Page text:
SEMO Erases Another Iconic Building

Razing Houck Stadium 12-08-2021

Someone posted on Facebook this morning that Southeast Missouri State University’s iconic Houck Stadium was being demolished. I decided it was worth putting on my pants and donning a light jacket to take a look at it.

By midafternoon, about half of the south stands had been reduced to dust and twisted rebar. A worker I chatted with said he thought they’d be done in about a week.

The north stands and Houck Field House aren’t slated for demolition (yet).

Inside a locker room

I thought that I might be able to get a higher angle shot from an office window in Houck Field House, but the only good candidate was locked.

I wandered down a hallway until I saw an open door and walked toward the light until I ran into a friendly worker. We exchanged construction war stories until I thought we were at the point where I could gently suggest that he look the other way while I disappeared for a few minutes.

Unfortunately, another guy showed up about that time, so I abandoned the idea.

On my way out, though, I stopped long enough to shoot the lockers and peppy slogan above them. The light wasn’t great, and I couldn’t get it all in one shot, so I created this combo.

Chief Sagamore’s old perch

Razing Houck Stadium 12-08-2021

Gates leading to the bluff where Chief Sagamore used to appear were locked, so this is the best I could do.

The white cloud is a powerful spray of water to keep dust down. Cars parked on Bellevue Street still got a pretty heavy dusting. Reminded me of what happened in the old days when dust from the cement plant would coat Cape when the winds were out of the south.

Gallery of demolition photos

Here’s a gallery of photos I shot December 8, 2021. Click on any image to make it larger, then use the arrows to move around. I’ll go through my files to see how many vintage Houck Stadium photos I can find, along with any appropriate anecdotes for a post in the near future.

SEMO Indian R.I.P.

SEMO orientation packet 1965I was cleaning out the hall closet that held a bunch of newspaper clippings and old school papers this afternoon. In the midst of yellowing newsprint more suitable for confetti than reading, I found this folder from my 1965 freshman orientation.

Poor Chief Sagamore had no idea that he and every vestige of his Indian heritage would be exiled only a few decades later.

Look to your left, look to your right

SEMO orientation packet 1965This was a listing of special events. I must have been taking notes on it so I could perform my duties as The Missourian’s campus correspondence. I drove poor editor jBlue crazy because I was supposed to be covering the school, but I spent as little time as possible on campus. Chasing sirens was a lot more fun.

All I can remember from the Houck Stadium Freshman Welcome was sitting in the bleachers and hearing some guy delivering the old lines, “Look to your left, look to your right. Next [can’t remember if he said “semester” or “year”) one of you won’t be here.

He was right. Two years later, I transferred to Ohio University, a school that wasn’t run like a Charleston high school. If you think I’m exaggerating, check out the Student Handbook.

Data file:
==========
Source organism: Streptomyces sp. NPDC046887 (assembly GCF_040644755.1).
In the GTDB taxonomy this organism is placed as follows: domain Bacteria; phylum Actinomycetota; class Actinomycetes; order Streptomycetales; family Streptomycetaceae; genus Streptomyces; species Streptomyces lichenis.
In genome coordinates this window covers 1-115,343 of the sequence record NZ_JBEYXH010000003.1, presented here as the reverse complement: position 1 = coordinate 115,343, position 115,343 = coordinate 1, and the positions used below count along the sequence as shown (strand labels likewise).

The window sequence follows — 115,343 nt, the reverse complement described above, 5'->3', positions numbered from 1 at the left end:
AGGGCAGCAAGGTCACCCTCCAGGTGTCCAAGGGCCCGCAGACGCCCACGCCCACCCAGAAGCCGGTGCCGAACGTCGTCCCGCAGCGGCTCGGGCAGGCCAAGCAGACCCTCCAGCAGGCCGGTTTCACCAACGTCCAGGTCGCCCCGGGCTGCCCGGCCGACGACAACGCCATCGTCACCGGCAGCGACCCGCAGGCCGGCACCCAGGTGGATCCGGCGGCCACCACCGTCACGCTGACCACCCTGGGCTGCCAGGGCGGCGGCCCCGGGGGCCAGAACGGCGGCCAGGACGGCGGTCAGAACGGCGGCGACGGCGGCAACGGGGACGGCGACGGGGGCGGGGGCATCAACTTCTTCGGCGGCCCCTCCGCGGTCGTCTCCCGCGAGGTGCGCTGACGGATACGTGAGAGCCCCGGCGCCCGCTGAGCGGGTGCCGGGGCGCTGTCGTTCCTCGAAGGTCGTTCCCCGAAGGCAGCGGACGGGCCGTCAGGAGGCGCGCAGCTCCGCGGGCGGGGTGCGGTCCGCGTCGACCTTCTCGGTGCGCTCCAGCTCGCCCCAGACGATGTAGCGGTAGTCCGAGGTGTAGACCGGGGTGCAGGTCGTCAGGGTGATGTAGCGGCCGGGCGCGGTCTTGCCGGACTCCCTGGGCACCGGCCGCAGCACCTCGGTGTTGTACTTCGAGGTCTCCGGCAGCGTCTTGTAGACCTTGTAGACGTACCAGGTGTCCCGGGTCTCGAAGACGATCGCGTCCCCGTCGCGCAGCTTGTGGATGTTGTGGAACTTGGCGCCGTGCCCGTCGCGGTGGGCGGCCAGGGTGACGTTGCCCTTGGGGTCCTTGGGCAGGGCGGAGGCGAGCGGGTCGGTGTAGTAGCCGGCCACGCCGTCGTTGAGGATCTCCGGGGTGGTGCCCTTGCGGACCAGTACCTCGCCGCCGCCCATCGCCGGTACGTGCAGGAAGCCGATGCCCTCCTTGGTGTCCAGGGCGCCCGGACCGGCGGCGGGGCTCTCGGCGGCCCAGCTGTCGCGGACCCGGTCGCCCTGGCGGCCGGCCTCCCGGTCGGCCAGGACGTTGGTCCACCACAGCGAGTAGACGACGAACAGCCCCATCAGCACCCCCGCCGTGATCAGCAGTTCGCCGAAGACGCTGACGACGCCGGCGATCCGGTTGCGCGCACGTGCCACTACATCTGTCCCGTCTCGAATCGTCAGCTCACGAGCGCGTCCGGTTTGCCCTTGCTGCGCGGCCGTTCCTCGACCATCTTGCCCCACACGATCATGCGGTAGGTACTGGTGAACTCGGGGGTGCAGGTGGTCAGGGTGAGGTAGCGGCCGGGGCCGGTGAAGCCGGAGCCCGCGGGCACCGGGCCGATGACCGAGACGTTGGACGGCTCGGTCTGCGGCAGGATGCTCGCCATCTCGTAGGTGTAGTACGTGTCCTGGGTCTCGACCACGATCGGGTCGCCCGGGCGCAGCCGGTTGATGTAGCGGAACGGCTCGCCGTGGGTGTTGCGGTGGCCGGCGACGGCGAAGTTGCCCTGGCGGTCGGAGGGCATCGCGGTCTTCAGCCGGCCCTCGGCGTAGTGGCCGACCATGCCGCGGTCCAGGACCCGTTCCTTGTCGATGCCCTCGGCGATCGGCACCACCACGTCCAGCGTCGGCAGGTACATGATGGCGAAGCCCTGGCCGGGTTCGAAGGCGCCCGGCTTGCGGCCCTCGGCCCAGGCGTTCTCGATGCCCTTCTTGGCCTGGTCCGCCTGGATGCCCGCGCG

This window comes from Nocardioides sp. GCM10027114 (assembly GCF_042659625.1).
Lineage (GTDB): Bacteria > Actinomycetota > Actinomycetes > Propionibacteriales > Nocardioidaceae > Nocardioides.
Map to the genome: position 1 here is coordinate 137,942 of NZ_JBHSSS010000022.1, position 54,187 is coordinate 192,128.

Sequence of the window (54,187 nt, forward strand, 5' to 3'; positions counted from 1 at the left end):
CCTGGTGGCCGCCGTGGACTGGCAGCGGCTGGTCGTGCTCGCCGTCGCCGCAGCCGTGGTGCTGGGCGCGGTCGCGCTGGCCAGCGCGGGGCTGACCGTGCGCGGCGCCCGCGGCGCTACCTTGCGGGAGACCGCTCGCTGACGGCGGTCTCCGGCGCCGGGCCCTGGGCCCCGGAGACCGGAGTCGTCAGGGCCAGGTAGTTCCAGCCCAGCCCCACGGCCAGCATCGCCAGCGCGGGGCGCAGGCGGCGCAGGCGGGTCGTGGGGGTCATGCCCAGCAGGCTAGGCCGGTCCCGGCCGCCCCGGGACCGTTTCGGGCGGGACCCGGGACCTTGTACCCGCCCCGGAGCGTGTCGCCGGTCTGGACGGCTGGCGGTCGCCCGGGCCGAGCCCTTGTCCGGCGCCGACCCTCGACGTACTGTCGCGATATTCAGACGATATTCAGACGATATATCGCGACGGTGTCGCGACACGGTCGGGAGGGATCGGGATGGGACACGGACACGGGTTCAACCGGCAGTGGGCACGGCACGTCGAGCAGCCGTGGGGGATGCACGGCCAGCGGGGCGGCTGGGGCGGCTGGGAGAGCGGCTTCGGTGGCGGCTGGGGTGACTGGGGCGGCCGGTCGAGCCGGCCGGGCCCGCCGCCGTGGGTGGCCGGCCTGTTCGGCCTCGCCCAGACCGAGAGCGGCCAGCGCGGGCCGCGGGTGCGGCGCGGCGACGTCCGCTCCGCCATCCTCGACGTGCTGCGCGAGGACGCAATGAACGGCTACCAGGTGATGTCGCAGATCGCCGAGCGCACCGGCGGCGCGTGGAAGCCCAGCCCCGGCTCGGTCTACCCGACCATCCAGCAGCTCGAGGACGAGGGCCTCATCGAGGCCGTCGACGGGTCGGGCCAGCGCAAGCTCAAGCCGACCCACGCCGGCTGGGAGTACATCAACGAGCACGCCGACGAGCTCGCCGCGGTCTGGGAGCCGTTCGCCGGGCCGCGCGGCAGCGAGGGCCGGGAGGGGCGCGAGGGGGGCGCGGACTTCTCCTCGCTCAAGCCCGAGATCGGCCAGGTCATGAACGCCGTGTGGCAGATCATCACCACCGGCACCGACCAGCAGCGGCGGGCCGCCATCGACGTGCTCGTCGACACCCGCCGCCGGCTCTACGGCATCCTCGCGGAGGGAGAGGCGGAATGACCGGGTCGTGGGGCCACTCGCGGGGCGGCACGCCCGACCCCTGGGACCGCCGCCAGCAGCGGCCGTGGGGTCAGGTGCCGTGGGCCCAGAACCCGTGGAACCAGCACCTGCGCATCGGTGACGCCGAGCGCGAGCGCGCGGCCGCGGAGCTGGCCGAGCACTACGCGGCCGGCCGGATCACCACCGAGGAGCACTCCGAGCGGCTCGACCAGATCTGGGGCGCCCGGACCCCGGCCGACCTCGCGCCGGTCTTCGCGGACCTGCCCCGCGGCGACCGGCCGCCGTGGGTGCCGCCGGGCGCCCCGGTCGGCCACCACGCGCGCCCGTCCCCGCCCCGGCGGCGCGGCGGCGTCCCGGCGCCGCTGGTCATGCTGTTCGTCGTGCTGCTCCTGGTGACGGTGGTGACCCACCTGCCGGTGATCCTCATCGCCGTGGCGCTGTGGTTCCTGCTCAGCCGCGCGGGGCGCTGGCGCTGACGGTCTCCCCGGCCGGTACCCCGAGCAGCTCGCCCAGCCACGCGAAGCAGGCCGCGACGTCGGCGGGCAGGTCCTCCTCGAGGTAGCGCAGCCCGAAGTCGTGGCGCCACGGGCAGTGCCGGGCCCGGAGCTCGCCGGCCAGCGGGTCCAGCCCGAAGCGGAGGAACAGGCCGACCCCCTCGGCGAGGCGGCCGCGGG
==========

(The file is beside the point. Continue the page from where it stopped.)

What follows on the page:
Songs

SEMO orientation packet 1965In case we felt like breaking into song, a small sheet of appropriate songs was included. I visited the SEMO website to find that the alma mater hasn’t changed (although the current version has another verse. Maybe ours did too, but they thought memorizing TWO verses might be too much for us frosh.).

The four songs contain seven references to “Indians” or “Braves.”

Give Me An “I”

SEMO orientation packet 1965The administration must have thought we more capable of cheering than singing because we were given a list of 13 cheers printed on canary-colored paper.

Give Me an “I” was a call and response where the cheerleaders would yell, “Give me an ‘I,” at which point we were supposed to echo “I” back at them. This was repeated for “N,” “D,” “I,” “A,” “N” and “S.”

To make sure we got it, the cheerleaders would ask, “What does that spell?”

The proper response was “INDIANS!” repeated louder three times.

 

 

Even Her Mug Shot Is Cute

Lila Perry Steinhoff's SEMO ID cardNot everybody can look cute in a mug shot with a number under their chin.

Had Wife Lila elected a life of crime, the FBI would have had a tough time keeping her picture on the Post Office walls because teenage boys would have been snagging them to hang next to their Farrah Fawcett and Cheryl Tiegs posters.

Pre-politically correct SEMO

Lila Perry Steinhoff's SEMO ID cardThis Southeast Missouri State College ID was issued while the school still had a newspaper called The Capaha Arrow, a yearbook named The Sagamore, and Chief Sagamore was a fixture at all the football games.

I removed Lila’s Social Security number and birth year to thwart ID thieves. I don’t know what all the holes that are punched out signify. The top evidently refers to the school year, but I don’t what the 1 through 25 boxes are for.

Here’s what happened to Chief Sagamore.

Capaha Arrow turns 100 as The Arrow

1956 SEMO Homecoming Parade

I’m dipping into Steve McKeown’s stash of photos taken by his dad, James D. McKeown III, to show the 1956 Southeast Missouri State College (now University) Homecoming parade headed down Broadway between Pacific and North West End Blvd.

I’m sure car buffs will enjoy seeing the fancy wheels. Old truck enthusiasts will like the red pickup in the church parking lot.

Trucks supplied by local companies

I see trucks from E.C. Robinson Lumber Co. and Wiethrop Trucking.

Pictures of other Homecoming Parades

1956 Homecoming Parade photo gallery

Click on any photo to make it larger, then click on the left or right side of the photo to move through the gallery. Give a round of applause to Steve for providing the photos and to his dad for taking them.

Copyright © Ken Steinhoff. All rights reserved.